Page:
Ghosts in the Surf: Bunk Mann & Old Ocean City

Ghosts in the Surf: Bunk Mann & Old Ocean City

From the moment of its founding a few years after the Civil War, the Ocean City most people long remember from their childhoods has been slipping away.

A vintage photo of the Majestic Hotel, 7th Street and the Boardwalk, damaged by fire in October 2013.

Chain hotels have steadily replaced wooden guest houses with front porches; buses the size of those in Baltimore now ferry tourists from the Delaware line to the inlet; and while many cherished old faithful eateries remain, a new sub shop or crab shack opens every year.

Lifelong Worcester County resident Hunter “Bunk” Mann grew up just outside of Ocean City and it has been his passion to preserve as much of the resort’s history as possible. Before the end of this year, his work will be available in Vanishing Ocean City, a beautifully illustrated coffee table book filled with a century-and-a-half of memories.

Now a 68-year-old grandfather, the longtime Eastern Shore insurance broker lives away from the action in Ocean Pines. But Mann crosses the Route 90 bridge into Ocean City as often as possible, especially when chasing down another old-timer for an interview.

Author Bunk Man, forever young

Set for release by Labor Day, 2014, Vanishing Ocean City will be a hard-cover keepsake alive with a hundred voices. It includes interviews with more than 160 people over the past seven years and is illustrated with more than 300 photos, many never published before.

Of the scores of people Mann mined for their memories, most were 70-years or older with none younger than 50.

“The oldest person I talked to was Pete Cooper, chief engineer when they were building the Route 50 Bridge,” said Mann of the longtime Salisbury city engineer. “Pete was 98 when I talked to him and he lived to be 102.

“After the storm of ’33 that cut the Inlet, Pete was also the guy assigned to rebuild the [1916] that came into town on Worcester Street.”

Though his collection of vintage Ocean City postcards runs to about 600 items, the one image he has not been able to find is a picture of Shorty the Blind Banjo Player.

Shorty reportedly lost his vision as a boy while chipping away at ice that had built up in the freezer of an old refrigerator. He said that he severed a Freon line and the vapor destroyed his eyes.

As an adult, Shorty finger-picked and strolled the Boardwalk with his guide dog. He played for loose change and a kind word- and often more than that from good-hearted folk with half-a-load-on. The banjo still rang out in the mid-1980s, though Shorty is surely on the far side of the surf now and tales about him have long been scarce.

“I’d also like to find a picture of Tex, another one of the Boardwalk singers from the 60s and 70s,” said Mann, who turns 68 on March 11.  Like the long-gone Tex, Bunk is also a guitar player, coming of age in the pre-Beatles, “Joe College” crew cut years of the early 1960s. His high school band was called “The Electras,” named for a hot Buick of yesteryear.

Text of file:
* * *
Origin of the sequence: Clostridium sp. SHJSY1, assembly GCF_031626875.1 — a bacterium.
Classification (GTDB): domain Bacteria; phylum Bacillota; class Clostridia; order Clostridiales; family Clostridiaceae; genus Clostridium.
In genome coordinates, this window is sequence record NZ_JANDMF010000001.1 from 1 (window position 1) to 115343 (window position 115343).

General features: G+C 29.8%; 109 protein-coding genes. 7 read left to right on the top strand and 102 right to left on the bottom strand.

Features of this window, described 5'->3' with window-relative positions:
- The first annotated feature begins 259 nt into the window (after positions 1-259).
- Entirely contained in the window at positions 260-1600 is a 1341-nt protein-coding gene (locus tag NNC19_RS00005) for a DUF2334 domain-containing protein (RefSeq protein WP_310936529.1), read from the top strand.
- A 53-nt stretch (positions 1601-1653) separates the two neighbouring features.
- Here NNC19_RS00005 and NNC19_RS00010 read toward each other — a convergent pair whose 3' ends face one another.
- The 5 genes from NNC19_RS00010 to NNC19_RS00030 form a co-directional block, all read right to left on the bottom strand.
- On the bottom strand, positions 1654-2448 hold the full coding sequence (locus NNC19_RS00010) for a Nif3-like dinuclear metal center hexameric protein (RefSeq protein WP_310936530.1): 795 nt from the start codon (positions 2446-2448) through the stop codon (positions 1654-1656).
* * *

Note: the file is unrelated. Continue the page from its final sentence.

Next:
For a couple of summers Mann worked as a “beach boy,” renting chairs and umbrellas and inflatable surf “mats” – navy blue and maroon, ridged and made of thick rubber – from stands in front of the Boardwalk.

The “Showell Block” (1963) long home to businesses by one of the resort’s oldest families.

In 1962 and 1963, his spot was in front of the Hastings-Miramar Hotel. Sixth Street  was his 1964 assignment and the following year – which saw the Beach Boys of Hawthorne, California release “Girl Don’t Tell Me” – Mann worked just off the George Washington Hotel on Street. Both hotels, and many others that perished by arson or bulldozer, are in the book.

“We always called the blow-up things surf mats,” said Mann, noting they were good for sailing over waves before the surf crashed. “They faded in the 80s when boogie boards became popular.”

In an Ocean City twist on Annette and Frankie’s beach blanket bingo bashes, Bunk strummed an acoustic at sand parties with bonfires north of 94th St, “nothing up there in those days but dunes and a few cottages until you reached Bobby Baker’s Carousel [hotel] on 118th street.:”

Good times with good people, days that each new generation – from the post-World War II vets who slept on cots at a dormitory on the Showell Block to the YOLOs of today (you only live once) – thinks will never end.

Mann grooved to the Admirals – a show band with a banging brass section – at the Hunka Munka night club (the house band in ’68 was Lawrence and the Arabians); and was also fond of the Lafayettes, a suburban Baltimore band who rocked the Pier Ballroom with their 1962 regional hit, “Life’s Too Short.”


Foolish girls lathered themselves with baby oil spiked with iodine to better bake in the sun,

Todd Ferrante, the king of Park Place Jewelers, worked at his family’s “telescope” photo business, hooking up many with key rings full of kids and grandkids squinting inside a plastic telescope.

An early 1960s postcard of the Satellite Motel, long gone.

The Satellite Motel was where the Jetsons stayed (daughter Judy in a bikini, baby) and the Trimper “Fun House thrilled old and young.

The thrills, as Frank Zappa once observed, were cheap.

“There was an air jet just outside of the fun house,” said Mann. “And the guys who worked the amusement would let the air whoosh just right when a pretty girl in a dress walked by.”

The Fun House was torn down in 1972 and replaced by Sportland.

Bunk will be working on the book through the summer of 2014 and is willing to hold the presses to get as many gems in as possible.

“I’d love to get a picture of the Irish House,” said Mann, sitting on a bench outside of the Ocean City Life Saving Museum by the Inlet. It was a saloon where they had sing-alongs near where the Purple Moose is today.”